Challenges for Young Artists
Former Chairman of the National Endowment for the Arts, Dana Gioia is an internationally acclaimed and award-winning poet. A native Californian of Italian and Mexican descent, Gioia (pronounced JOY-uh) received a B.A. and a M.B.A. from Stanford University and an M.A. in Comparative Literature from Harvard University.
Gioia has published three full-length collections of poetry, as well as eight chapbooks. His poetry collection, Interrogations at Noon, won the 2002 American Book Award. An influential critic as well, Gioia's 1991 volume Can Poetry Matter?, which was a finalist for the National Book Critics Circle award, is credited with helping to revive the role of poetry in American public culture.
Topic: Challenges for Young Artists
Dana Gioia: Well I think in some ways, young artists today are finding their inspiration as much in pop culture – in those little areas in pop culture where people are still doing serious work. And the reason is because that’s the only culture that’s accessible to them. They have some people like . . . Especially with musicians where there’s still a . . . a viable, kind of classical tradition. They can be part of an orchestra. They can learn the repertoire, things like this. But young artists, I think, learn from the art that came before them and the circumstances of their own lives. And so I think it’s always been the case. But I think today, a lot of artists are more in the present moment than they are with any kind of vivifying relationship with the past. And you can do good things out of that, but I think it’s actually a richer way to be able to pull the present and the past together.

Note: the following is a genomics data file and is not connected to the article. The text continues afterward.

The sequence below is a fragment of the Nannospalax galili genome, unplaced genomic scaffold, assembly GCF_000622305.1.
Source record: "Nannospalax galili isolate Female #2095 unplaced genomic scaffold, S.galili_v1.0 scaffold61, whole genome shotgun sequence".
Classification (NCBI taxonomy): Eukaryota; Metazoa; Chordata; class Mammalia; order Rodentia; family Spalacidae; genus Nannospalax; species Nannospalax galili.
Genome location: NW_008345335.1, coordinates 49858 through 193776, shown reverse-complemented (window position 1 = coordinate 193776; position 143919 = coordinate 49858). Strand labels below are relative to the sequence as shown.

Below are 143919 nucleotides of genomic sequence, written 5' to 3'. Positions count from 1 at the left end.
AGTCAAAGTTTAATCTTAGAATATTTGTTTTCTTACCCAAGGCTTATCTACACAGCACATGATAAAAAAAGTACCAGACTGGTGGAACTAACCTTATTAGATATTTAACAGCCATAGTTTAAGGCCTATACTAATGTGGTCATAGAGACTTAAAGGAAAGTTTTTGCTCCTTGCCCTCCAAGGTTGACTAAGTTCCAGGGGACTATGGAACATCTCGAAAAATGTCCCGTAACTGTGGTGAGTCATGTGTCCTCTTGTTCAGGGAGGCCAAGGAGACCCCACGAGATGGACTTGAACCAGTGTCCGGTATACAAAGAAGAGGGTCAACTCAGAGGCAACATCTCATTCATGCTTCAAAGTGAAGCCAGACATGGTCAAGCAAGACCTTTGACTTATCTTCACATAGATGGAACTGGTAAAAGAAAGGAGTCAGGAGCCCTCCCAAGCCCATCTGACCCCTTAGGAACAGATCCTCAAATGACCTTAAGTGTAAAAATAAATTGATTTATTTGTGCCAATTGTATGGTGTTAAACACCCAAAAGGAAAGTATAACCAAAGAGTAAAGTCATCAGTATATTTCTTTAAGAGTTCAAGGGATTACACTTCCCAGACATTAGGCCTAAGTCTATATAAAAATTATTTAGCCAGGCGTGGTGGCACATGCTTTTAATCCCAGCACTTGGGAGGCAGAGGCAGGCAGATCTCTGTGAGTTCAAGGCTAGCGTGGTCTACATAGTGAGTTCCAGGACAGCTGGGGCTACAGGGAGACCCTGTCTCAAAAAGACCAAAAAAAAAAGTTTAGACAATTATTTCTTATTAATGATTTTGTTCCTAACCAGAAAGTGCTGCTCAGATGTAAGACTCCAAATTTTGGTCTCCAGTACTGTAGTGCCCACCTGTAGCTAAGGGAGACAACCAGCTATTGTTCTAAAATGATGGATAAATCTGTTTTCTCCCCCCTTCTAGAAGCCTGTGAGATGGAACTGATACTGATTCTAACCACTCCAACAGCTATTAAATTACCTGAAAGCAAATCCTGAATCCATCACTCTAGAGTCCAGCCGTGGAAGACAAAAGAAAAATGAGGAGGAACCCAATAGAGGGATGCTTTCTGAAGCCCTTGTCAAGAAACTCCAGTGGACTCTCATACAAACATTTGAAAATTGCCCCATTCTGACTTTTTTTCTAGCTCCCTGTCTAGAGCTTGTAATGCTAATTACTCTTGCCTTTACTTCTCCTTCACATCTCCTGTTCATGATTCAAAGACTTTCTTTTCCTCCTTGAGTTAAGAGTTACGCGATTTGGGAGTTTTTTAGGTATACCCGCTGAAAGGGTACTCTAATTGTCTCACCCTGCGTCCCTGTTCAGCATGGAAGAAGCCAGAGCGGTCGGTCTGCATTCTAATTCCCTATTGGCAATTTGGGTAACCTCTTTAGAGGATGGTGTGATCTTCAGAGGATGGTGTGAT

Recorded On: 7/6/07
Young artists need to learn from the art that came before them.
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